Adjuvant radiation therapy for rectal carcinoma: Predictors of outcome

Robert J. Myerson, Jeff M. Michalski, Maurice L. King, Elisa Birnbaum, James Fleshman, Robert Fry, Ira Kodner, David Lacey, Mary Ann Lockett

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91 Scopus citations


Purpose: To review predictors of outcome, including sequencing of modalities and pretreatment findings for adjuvantly treated rectal cancer. Methods and Materials: From 1975 through 1990, 307 patients with adenocarcinoma of the rectum underwent adjuvant radiation therapy. In 251 cases the radiation therapy was administered preoperatively, either 40-50 Gy (median dose 45 Gy) followed in 6-7 weeks by surgery (210 cases), or 20 Gy in five fractions immediately prior to surgery (41 cases). In 56 cases, patients were referred postoperatively for radiation (median dose 50 Gy). Adjuvant chemotherapy was never given concurrently with the preoperative radiation (RT), although 43 of the cases (including 14 of the preoperative RT cases) received postoperative chemotherapy. Results: Multivariate analysis (Cox model) indicated that significant predictors of better overall freedom from disease were preoperative rather than postoperative RT (p < 0.001), low surgical stage (p < 0.001), specialist surgeon (p = 0.007), low or moderate histologic grade (p = 0.026), and proximal lesion (p = 0.033). The significant predictors for better local control included use of preoperative RT (p < 0.001), low or moderate grade (p = 0.001), and low surgical stage (p = 0.015). The 5-year local control and freedom from disease for the preoperative RT patients were 90% ± 2% and 73% ± 3%, respectively. The selected cases that received the short course of 20 Gy preoperatively did well. Although 24 out of 41 patients proved to have Astler Coller B2 or C disease, local control at last follow-up was 39 out of 41 (95%). A second multivariate analysis of pretreatment factors was performed on the preoperative RT cases. The significant factors for both local control and overall freedom from disease were noncircumferential vs. circumferential tumor, proximal vs. distal lesion, and background of the surgeon. Additional negative factors on univariate analysis (although not achieving independent significance on multivariate analysis) included the finding of near-obstructing lesions and elevated carcinoembryonic antigen (CEA). Grade ≥3 sequelae occurred in 8% of cases (including 3% bowel obstruction). The only significant factor for complications was background of the surgeon (4% for colorectal specialists vs. 12% for nonspecialists, p = 0.015). Conclusions: Significant factors for better tumor control included preoperative as opposed to postoperative RT and the experience of the surgeon. In selected cases, excellent results can be obtained with a short course of preoperative radiation. Concurrent chemotherapy need not be given routinely with preoperative radiation. Subgroups of preoperative RT cases at risk for distant metastases (who might benefit from postoperative chemotherapy), and at high risk for local failure (for whom concurrent preoperative chemotherapy and radiation might be considered), are identified.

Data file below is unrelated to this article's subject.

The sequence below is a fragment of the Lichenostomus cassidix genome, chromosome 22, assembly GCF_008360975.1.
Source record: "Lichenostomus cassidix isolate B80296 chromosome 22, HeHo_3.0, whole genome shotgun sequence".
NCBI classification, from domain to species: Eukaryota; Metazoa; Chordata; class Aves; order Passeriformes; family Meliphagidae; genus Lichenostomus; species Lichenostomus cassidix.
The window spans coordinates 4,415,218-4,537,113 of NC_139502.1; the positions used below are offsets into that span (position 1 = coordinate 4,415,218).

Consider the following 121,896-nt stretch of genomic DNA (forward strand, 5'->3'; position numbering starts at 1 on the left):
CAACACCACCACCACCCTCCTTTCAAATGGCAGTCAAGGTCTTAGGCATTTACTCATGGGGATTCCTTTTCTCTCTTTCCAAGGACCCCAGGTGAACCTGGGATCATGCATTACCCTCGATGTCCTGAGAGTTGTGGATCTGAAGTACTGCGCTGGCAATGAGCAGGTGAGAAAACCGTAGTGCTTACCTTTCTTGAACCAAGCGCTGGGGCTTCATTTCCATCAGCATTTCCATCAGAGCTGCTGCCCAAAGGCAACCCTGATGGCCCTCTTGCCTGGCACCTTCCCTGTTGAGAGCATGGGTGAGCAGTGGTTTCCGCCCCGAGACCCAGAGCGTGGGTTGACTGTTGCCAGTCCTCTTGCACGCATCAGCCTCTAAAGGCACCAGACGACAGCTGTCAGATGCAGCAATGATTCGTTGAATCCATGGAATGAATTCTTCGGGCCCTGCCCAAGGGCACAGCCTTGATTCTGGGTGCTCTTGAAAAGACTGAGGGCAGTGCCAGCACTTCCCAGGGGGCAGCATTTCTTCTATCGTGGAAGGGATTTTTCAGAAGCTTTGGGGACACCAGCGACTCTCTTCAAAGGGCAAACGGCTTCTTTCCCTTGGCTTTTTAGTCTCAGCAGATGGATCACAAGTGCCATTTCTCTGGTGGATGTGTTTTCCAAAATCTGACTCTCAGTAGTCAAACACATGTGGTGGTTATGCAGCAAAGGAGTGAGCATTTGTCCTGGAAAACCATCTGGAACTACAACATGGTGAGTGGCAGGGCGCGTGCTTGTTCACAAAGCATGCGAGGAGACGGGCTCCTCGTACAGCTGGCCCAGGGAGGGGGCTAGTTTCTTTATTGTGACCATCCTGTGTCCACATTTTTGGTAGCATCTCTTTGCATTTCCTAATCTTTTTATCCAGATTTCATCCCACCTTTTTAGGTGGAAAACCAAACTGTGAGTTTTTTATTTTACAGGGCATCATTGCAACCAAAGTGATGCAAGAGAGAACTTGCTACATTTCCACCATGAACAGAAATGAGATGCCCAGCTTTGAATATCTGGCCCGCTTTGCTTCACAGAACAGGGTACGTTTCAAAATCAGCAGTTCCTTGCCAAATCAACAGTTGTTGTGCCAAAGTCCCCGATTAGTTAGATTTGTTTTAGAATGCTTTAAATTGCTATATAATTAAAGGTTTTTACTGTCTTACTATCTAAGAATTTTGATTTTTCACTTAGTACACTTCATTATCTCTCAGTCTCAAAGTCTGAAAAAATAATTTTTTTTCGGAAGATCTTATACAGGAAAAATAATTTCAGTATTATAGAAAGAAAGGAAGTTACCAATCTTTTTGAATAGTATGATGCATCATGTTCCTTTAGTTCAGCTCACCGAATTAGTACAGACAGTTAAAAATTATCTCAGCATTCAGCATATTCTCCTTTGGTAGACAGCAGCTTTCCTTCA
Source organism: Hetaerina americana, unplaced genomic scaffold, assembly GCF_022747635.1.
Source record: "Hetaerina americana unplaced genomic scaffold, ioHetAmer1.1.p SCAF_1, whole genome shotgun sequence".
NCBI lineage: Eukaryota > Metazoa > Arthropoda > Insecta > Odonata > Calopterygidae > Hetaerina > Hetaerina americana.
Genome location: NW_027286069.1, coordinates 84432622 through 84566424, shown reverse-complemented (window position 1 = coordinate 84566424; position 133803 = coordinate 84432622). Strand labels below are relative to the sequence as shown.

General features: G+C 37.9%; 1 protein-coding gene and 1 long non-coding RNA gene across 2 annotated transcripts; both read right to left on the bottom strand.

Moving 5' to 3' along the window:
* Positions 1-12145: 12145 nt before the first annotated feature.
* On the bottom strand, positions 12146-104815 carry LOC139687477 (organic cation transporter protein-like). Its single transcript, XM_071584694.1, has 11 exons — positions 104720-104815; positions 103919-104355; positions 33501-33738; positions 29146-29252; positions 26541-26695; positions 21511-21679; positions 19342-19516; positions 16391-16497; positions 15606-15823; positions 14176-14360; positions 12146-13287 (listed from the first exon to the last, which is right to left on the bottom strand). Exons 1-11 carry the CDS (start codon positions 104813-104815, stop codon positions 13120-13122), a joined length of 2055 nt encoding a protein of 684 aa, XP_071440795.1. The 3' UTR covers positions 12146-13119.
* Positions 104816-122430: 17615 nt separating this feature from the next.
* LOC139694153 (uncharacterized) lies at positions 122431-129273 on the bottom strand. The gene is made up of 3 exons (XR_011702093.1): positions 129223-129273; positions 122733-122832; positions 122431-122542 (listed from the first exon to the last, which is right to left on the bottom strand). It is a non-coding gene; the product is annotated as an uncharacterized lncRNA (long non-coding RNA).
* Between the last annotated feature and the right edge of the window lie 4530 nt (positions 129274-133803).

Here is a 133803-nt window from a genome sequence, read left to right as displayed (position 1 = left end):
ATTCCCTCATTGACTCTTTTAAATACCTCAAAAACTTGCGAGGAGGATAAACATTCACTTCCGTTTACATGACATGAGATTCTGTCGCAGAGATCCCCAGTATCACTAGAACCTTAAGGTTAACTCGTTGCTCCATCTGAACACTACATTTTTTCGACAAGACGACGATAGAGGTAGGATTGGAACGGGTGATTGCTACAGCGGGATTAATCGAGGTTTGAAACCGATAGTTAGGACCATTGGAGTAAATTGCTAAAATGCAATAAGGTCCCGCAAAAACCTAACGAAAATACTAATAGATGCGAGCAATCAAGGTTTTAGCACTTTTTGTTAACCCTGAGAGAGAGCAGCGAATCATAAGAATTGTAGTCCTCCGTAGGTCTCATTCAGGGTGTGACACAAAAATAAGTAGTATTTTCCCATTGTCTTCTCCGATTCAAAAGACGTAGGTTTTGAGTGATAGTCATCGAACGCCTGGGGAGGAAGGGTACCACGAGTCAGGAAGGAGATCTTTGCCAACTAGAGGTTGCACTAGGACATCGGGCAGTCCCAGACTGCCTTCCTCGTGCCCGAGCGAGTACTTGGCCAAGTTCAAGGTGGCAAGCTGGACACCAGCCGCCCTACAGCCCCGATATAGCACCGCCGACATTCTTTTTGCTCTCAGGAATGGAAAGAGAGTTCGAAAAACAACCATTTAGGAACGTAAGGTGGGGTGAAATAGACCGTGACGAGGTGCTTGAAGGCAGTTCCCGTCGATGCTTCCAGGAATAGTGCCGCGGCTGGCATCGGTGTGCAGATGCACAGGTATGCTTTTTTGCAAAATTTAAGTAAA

Original languageEnglish
Pages (from-to)41-50
Number of pages10
JournalInternational journal of radiation oncology, biology, physics
Issue number1
StatePublished - Apr 30 1995


  • Radiation therapy
  • Rectal carcinoma


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